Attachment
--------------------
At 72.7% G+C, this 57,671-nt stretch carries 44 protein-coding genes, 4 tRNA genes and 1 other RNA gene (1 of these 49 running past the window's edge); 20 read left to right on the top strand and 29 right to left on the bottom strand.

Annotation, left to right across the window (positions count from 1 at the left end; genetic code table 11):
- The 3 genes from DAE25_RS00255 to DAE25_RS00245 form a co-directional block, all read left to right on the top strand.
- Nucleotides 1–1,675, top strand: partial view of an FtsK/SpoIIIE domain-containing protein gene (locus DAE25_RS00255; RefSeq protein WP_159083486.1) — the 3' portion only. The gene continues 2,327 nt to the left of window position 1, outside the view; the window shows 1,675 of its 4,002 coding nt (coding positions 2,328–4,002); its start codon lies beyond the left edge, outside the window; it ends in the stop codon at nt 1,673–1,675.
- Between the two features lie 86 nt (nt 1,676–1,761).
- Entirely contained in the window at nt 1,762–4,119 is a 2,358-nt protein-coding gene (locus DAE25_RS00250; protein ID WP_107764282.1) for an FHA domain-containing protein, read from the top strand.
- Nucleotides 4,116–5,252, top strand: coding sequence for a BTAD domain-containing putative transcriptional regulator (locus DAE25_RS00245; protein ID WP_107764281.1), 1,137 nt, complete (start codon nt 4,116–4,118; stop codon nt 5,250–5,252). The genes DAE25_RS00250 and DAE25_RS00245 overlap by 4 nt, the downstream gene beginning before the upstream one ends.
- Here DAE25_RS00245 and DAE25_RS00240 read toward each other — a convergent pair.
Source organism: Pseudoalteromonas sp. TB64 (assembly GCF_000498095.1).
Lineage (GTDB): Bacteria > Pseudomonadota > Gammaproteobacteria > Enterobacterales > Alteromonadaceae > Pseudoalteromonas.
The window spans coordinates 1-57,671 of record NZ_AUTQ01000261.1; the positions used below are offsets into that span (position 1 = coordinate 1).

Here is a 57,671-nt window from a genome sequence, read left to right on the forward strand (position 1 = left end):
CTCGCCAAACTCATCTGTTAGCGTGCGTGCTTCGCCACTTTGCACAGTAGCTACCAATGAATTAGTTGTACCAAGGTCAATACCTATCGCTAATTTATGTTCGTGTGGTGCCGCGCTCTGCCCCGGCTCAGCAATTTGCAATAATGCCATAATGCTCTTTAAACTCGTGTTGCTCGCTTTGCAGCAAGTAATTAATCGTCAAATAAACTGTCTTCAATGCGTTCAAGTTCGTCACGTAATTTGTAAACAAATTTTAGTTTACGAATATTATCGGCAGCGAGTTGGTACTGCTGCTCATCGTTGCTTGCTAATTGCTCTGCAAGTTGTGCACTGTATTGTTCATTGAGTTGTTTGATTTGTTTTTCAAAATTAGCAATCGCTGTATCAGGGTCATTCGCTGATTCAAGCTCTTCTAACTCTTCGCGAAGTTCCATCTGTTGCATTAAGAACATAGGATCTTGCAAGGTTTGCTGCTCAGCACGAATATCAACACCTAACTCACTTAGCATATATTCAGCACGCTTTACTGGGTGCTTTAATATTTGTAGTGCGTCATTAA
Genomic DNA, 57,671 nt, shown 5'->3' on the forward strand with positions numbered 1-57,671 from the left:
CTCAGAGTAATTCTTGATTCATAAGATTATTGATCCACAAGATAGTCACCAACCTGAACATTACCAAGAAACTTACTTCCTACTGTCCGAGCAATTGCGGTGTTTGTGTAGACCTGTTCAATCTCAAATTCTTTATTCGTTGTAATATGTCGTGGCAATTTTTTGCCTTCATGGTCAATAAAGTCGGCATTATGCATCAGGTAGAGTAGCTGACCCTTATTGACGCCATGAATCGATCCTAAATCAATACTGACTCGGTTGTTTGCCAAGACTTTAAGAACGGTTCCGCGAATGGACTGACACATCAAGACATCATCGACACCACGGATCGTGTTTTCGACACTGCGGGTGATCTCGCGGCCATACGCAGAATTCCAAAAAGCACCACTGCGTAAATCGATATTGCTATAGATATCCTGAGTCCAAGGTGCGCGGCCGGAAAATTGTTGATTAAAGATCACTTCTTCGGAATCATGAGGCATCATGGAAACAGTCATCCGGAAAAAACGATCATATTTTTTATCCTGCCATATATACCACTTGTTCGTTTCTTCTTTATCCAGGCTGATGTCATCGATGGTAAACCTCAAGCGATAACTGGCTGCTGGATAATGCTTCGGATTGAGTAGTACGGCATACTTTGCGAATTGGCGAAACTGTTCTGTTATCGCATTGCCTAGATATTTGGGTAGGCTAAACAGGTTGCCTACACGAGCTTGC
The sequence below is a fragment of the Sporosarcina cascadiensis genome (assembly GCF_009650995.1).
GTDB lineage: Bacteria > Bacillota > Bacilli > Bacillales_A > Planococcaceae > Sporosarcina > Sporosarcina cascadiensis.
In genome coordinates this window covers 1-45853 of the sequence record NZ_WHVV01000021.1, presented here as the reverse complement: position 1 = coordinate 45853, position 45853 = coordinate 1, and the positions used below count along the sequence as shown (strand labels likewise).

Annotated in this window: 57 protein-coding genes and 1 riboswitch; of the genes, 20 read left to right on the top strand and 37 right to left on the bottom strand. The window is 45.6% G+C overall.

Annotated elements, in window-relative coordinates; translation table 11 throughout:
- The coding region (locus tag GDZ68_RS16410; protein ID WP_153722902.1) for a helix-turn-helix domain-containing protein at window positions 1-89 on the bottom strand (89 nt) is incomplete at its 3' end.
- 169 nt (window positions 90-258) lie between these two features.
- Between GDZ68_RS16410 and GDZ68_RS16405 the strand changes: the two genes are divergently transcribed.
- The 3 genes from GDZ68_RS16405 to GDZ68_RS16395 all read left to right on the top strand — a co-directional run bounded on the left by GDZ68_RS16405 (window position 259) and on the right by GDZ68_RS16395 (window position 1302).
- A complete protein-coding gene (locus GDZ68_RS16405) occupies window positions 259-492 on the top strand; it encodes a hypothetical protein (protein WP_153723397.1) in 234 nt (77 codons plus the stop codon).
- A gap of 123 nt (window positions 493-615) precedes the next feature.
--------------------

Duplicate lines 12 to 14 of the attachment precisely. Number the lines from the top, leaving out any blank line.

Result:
Here is a 57,671-nt window from a genome sequence, read left to right on the forward strand (position 1 = left end):
CTCGCCAAACTCATCTGTTAGCGTGCGTGCTTCGCCACTTTGCACAGTAGCTACCAATGAATTAGTTGTACCAAGGTCAATACCTATCGCTAATTTATGTTCGTGTGGTGCCGCGCTCTGCCCCGGCTCAGCAATTTGCAATAATGCCATAATGCTCTTTAAACTCGTGTTGCTCGCTTTGCAGCAAGTAATTAATCGTCAAATAAACTGTCTTCAATGCGTTCAAGTTCGTCACGTAATTTGTAAACAAATTTTAGTTTACGAATATTATCGGCAGCGAGTTGGTACTGCTGCTCATCGTTGCTTGCTAATTGCTCTGCAAGTTGTGCACTGTATTGTTCATTGAGTTGTTTGATTTGTTTTTCAAAATTAGCAATCGCTGTATCAGGGTCATTCGCTGATTCAAGCTCTTCTAACTCTTCGCGAAGTTCCATCTGTTGCATTAAGAACATAGGATCTTGCAAGGTTTGCTGCTCAGCACGAATATCAACACCTAACTCACTTAGCATATATTCAGCACGCTTTACTGGGTGCTTTAATATTTGTAGTGCGTCATTAA
Genomic DNA, 57,671 nt, shown 5'->3' on the forward strand with positions numbered 1-57,671 from the left: